The History, Rise, Fall And Rise Again(?) Of Carol Danvers: Captain Marvel [First Part]

By Nephrite

Captain MarvellI wasn’t expecting to be writing this article originally. Or at least not in this form. For those who missed the marathon of advertising recently Captain Marvel is one of the Marvel Comics superheroes who just recently got her own film as part of the currently ubiquitous Marvel Cinematic Universe or MCU.

But she didn’t always have this level of popularity. Or even success. I feel it’s my duty to give you something of a history lesson about Carol Danvers and the Captain Marvel lineage. Plus she  made me, from a nerd interested in comics or comic characters but not one likely to consciously buy any, to an actual comics fan. You could see this as my take on one of Sgathich’s more in-depth or investigative articles which I highly recommend.

Part One: Fawcett, DC And Trademark Troubles

Carol was not the first Captain Marvel. The first one didn’t even belong to Marvel. They belonged to Fawcett Comics in the 1930s and 40s. The story for those comics involved a child called Billy Batson being given powers by a dying magical wizard. His powers were named after various ‘immortal elders’ as they were called and his magic phrase was Shazam! Wisdom of Solomon, Strength of Hercules etc. This allowed the boy to transform into Captain Marvel and be one of the first ever superheroes. As well as being one of the first comic characters to make his way to live action courtesy of 1940s film serials he was considered the main rival to DC’s Superman and was even outselling him considerably at one point.This popularity hurt the character as DC sued Fawcett over perceived similarities to Superman and won. Not long after they bought out Fawcett altogether and so now own Billy Batson who just got his own film. Legally however although they can use the name Marvel or Captain Marvel in the comics themselves he has to be called Shazam in all the marketing. This is because DC let the trademark on the name lapse. This hit them hard in the 1960s because Marvel – by this stage their main competitor for quite some time – bought the trademark…but who did they create?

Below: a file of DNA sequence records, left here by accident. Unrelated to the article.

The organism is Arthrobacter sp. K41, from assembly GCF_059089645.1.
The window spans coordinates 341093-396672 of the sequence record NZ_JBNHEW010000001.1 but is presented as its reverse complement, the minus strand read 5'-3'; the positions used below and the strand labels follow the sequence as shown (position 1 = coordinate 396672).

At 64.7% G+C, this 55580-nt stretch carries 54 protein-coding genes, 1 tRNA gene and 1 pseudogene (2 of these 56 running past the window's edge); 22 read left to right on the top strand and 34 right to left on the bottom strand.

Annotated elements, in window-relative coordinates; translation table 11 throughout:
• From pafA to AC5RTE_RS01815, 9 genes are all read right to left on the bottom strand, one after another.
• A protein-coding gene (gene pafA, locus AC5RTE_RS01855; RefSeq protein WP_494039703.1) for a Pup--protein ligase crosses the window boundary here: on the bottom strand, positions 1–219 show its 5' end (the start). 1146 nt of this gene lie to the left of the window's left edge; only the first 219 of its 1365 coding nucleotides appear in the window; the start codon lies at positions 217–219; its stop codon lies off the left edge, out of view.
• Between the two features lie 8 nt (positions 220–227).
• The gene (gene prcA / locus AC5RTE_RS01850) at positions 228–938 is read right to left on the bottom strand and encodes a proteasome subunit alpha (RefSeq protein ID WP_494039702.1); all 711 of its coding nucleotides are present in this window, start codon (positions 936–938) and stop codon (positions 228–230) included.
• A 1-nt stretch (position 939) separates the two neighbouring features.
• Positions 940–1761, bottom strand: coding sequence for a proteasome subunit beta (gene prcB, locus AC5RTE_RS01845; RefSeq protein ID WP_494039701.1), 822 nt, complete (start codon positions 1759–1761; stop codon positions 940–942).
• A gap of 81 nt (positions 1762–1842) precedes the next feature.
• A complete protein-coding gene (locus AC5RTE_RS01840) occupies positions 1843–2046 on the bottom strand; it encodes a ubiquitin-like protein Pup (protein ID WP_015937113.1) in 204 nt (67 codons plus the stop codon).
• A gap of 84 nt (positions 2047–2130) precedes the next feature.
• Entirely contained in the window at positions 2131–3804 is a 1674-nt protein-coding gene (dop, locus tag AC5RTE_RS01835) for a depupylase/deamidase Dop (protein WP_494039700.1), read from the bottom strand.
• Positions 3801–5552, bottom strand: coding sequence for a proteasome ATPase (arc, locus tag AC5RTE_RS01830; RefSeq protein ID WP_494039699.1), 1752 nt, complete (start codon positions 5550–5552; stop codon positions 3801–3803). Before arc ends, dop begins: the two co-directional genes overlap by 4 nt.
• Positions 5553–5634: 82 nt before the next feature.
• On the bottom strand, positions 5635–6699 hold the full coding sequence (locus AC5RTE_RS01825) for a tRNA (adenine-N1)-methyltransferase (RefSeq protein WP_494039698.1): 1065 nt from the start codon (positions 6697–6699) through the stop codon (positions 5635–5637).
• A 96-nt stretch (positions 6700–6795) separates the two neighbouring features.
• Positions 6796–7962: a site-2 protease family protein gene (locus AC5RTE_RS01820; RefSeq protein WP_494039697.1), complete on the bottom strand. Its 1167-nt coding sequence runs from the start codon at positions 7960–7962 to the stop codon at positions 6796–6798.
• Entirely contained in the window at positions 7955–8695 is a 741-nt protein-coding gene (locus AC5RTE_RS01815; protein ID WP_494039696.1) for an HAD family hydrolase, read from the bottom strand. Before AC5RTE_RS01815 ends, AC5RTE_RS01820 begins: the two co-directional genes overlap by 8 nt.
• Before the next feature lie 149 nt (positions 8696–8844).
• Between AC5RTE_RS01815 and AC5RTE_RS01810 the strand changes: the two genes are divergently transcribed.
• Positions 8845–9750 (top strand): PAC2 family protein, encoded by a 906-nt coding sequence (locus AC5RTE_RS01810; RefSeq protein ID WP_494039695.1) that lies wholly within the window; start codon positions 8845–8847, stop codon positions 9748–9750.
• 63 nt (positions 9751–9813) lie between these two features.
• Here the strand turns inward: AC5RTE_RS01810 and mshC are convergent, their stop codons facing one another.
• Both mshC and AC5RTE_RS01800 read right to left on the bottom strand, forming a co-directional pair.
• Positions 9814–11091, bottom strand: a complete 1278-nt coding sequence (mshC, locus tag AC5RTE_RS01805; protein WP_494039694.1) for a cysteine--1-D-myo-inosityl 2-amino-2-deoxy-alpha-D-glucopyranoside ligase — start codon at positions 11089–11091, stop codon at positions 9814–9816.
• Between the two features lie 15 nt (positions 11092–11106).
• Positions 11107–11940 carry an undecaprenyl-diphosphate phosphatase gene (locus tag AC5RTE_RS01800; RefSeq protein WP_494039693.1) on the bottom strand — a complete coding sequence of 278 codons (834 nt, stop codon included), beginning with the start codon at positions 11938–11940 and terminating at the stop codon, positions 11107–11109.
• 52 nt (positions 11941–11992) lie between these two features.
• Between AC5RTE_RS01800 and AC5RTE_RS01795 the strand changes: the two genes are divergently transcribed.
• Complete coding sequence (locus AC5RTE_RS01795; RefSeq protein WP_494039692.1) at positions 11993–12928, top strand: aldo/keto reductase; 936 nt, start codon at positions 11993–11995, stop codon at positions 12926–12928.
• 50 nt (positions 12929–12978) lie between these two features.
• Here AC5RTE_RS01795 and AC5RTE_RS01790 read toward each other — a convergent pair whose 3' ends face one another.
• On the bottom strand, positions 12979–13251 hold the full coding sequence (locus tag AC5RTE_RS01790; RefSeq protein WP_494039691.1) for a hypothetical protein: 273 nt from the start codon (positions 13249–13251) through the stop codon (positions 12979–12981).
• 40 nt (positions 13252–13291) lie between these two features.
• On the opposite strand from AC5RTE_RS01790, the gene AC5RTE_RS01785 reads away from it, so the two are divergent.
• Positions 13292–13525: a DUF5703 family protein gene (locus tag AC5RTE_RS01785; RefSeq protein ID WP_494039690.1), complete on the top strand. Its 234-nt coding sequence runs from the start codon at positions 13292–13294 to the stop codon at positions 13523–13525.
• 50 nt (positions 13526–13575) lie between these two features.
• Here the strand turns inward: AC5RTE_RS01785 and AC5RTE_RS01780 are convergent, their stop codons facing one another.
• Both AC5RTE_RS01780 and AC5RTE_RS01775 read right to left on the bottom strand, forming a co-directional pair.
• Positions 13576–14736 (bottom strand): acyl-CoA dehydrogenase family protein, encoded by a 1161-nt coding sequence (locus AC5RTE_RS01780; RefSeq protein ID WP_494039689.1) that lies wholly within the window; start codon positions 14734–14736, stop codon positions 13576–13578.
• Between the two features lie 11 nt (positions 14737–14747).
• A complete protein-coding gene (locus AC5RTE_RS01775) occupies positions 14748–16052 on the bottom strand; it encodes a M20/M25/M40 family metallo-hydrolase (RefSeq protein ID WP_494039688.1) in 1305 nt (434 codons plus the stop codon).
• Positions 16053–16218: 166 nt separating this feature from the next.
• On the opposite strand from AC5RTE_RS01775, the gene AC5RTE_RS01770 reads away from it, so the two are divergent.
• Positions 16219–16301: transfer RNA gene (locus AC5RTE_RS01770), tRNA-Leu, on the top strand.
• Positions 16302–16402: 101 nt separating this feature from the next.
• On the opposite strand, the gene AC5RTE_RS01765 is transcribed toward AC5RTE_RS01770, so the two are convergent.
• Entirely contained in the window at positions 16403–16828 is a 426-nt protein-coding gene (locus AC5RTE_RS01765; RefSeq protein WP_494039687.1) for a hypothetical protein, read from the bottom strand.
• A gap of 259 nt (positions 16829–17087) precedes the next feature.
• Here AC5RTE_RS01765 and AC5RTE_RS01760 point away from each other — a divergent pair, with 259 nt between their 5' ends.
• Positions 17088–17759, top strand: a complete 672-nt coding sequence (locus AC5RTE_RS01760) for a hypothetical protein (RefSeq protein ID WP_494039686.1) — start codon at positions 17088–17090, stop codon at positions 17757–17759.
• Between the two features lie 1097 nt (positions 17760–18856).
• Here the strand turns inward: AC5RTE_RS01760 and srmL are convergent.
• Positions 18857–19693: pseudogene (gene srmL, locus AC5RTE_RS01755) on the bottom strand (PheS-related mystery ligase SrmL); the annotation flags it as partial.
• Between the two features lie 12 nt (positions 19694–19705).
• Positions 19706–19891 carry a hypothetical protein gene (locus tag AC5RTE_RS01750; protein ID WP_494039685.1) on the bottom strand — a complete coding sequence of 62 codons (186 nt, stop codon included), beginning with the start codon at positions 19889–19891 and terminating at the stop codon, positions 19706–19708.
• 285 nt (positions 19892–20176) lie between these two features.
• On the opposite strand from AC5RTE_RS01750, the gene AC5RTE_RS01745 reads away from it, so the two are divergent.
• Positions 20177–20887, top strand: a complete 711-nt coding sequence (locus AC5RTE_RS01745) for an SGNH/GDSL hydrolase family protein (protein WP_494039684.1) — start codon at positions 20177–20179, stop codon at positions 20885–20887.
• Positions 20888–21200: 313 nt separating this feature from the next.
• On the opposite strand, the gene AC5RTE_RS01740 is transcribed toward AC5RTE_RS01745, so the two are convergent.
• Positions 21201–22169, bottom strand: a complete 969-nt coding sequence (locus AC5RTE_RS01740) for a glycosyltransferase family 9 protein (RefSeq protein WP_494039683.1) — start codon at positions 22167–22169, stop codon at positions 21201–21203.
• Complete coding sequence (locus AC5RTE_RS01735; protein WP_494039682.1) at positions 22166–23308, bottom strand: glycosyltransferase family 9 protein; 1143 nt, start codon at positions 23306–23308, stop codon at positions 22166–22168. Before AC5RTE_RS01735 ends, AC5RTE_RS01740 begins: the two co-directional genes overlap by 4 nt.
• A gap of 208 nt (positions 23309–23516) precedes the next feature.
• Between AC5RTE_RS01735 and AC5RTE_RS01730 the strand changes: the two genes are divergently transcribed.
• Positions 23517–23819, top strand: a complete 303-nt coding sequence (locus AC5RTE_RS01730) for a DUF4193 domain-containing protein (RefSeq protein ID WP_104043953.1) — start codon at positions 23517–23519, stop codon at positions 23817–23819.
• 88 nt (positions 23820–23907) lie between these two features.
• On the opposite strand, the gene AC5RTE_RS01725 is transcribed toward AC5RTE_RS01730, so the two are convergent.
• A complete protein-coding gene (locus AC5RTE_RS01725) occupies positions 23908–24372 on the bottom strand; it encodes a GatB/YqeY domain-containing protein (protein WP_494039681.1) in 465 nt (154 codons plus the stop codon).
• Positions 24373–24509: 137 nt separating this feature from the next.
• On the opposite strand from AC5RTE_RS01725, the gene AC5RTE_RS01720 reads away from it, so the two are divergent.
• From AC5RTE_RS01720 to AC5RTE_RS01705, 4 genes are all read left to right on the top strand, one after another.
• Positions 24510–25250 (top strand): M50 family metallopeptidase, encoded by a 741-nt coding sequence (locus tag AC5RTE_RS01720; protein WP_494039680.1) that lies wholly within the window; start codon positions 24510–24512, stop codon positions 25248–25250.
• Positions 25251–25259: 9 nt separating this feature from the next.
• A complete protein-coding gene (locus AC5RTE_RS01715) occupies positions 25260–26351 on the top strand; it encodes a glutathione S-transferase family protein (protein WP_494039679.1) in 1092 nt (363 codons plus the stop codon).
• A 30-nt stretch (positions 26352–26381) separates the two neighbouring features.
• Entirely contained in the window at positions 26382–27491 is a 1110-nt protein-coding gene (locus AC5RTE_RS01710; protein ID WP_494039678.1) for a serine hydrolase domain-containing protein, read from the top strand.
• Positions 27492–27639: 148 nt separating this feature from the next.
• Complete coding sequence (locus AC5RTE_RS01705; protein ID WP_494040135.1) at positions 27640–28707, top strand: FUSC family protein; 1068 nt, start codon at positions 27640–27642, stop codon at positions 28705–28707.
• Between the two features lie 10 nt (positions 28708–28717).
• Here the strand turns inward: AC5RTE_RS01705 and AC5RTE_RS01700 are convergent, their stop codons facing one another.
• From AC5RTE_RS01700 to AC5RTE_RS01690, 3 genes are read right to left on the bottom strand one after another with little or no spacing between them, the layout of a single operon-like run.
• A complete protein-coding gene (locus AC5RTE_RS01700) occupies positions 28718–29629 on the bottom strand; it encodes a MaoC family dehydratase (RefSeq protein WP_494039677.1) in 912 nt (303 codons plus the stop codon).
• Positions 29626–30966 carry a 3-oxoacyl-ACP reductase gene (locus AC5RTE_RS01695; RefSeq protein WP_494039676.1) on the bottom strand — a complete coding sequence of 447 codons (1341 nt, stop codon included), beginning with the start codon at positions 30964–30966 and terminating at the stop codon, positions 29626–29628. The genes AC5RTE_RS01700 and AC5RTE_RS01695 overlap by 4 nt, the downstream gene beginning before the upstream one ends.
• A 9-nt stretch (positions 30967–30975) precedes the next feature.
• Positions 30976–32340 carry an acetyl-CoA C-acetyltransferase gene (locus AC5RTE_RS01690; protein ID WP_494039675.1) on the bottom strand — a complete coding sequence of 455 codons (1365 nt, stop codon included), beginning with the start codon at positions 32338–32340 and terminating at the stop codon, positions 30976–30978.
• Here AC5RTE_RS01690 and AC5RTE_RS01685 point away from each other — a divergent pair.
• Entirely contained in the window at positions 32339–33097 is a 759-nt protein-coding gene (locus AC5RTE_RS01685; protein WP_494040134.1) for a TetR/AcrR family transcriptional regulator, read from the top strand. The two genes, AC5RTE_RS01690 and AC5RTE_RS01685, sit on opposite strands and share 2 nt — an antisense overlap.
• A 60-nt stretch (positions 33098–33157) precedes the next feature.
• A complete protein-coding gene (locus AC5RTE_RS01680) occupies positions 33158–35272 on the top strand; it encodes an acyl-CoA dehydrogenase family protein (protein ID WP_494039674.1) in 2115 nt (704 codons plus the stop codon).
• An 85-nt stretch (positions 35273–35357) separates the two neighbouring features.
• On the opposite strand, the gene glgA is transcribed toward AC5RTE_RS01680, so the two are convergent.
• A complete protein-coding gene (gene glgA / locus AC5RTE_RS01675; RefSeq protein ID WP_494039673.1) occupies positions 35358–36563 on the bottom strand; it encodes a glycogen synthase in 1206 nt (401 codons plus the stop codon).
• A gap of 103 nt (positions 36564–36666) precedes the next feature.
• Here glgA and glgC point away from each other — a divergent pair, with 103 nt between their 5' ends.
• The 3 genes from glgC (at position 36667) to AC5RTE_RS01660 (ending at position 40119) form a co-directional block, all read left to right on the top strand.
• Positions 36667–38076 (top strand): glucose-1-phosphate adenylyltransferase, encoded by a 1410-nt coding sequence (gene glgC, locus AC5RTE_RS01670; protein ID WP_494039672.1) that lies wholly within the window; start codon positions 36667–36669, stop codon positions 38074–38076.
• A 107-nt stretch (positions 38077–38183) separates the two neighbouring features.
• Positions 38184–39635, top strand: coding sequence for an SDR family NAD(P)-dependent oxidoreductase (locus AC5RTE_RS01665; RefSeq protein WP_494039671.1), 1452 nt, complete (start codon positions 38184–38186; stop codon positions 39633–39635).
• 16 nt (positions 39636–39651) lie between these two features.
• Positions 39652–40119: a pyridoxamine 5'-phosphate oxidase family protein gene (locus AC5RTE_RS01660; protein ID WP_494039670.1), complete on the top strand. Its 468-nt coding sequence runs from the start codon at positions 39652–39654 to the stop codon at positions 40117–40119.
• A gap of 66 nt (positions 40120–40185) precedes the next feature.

Part Two: Mar-Vell, The Kree And Carol Danvers Air Force Commander

No you haven’t read that wrong. In order to use the name Captain Marvel, they created an alien character called Mar-Vell. Mar-Vell was a part of an alien race called The Kree. The Kree are something of an infamous race in Marvel’s cosmic or space stories. They are known for being famously imperialist and militaristic – basically the British Empire in space with blue skin and their own version of the Inquisition – as well as for worshipping something known in the Supreme Intelligence…which for quite a long time in the comics took the form of a giant floating head. No I am not kidding.